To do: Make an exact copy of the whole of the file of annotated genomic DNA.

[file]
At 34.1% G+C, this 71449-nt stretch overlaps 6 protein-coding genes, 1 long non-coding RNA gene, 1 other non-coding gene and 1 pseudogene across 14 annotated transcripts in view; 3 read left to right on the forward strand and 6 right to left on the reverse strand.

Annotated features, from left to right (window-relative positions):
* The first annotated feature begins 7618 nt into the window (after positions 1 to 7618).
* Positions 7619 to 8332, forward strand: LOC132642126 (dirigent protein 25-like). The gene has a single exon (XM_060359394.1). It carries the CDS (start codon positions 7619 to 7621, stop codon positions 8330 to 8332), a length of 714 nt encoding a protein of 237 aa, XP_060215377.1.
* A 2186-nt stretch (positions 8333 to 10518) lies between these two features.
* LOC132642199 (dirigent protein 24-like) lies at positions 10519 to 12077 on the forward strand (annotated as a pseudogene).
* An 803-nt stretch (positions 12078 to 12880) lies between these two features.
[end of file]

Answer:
At 34.1% G+C, this 71449-nt stretch overlaps 6 protein-coding genes, 1 long non-coding RNA gene, 1 other non-coding gene and 1 pseudogene across 14 annotated transcripts in view; 3 read left to right on the forward strand and 6 right to left on the reverse strand.

Annotated features, from left to right (window-relative positions):
* The first annotated feature begins 7618 nt into the window (after positions 1 to 7618).
* Positions 7619 to 8332, forward strand: LOC132642126 (dirigent protein 25-like). The gene has a single exon (XM_060359394.1). It carries the CDS (start codon positions 7619 to 7621, stop codon positions 8330 to 8332), a length of 714 nt encoding a protein of 237 aa, XP_060215377.1.
* A 2186-nt stretch (positions 8333 to 10518) lies between these two features.
* LOC132642199 (dirigent protein 24-like) lies at positions 10519 to 12077 on the forward strand (annotated as a pseudogene).
* An 803-nt stretch (positions 12078 to 12880) lies between these two features.